The International Human Rights Framework on the Right of Peaceful Assembly
Greece is a State Party to the 1966 International Covenant on Civil and Political Rights (ICCPR). Article 21 governs the right of peaceful assembly, providing that:
The right of peaceful assembly shall be recognized. No restrictions may be placed on the exercise of this right other than those imposed in conformity with the law and which are necessary in a democratic society in the interests of national security or public safety, public order (ordre public), the protection of public health or morals or the protection of the rights and freedoms of others.
Greece is also a State Party to the First Optional Protocol to the ICCPR, which allows individuals to petition the Human Rights Committee if they believe the State has violated their human rights as protected under the Covenant.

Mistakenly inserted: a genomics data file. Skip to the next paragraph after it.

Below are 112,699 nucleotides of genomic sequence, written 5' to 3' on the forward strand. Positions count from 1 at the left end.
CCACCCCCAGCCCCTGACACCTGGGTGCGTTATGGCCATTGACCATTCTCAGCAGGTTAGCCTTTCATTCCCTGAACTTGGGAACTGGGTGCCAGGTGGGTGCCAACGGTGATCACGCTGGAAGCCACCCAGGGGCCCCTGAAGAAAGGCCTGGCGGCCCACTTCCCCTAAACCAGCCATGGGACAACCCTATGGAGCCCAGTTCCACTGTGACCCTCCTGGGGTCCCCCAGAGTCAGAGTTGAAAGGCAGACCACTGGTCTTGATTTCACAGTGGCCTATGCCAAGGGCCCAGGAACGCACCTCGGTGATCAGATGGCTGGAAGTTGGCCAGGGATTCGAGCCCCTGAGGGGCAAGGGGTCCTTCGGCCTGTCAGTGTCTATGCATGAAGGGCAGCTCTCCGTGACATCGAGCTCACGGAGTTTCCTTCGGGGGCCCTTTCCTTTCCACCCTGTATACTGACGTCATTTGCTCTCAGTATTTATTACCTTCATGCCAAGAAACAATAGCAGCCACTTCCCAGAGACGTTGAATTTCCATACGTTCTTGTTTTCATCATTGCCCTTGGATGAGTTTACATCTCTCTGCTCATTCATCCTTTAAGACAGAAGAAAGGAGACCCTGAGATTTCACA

At regional level, Greece is a State Party to the 1950 European Convention on Human Rights. Article 11 governs freedom of assembly and association:
1. Everyone has the right to freedom of peaceful assembly and to freedom of association with others, including the right to form and to join trade unions for the protection of his interests.
2. No restrictions shall be placed on the exercise of these rights other than such as are prescribed by law and are necessary in a democratic society in the interests of national security or public safety, for the prevention of disorder or crime, for the protection of health or morals or for the protection of the rights and freedoms of others. This Article shall not prevent the imposition of lawful restrictions on the exercise of these rights by members of the armed forces, of the police or of the administration of the State.
The Domestic Legal Framework on the Right of Peaceful Assembly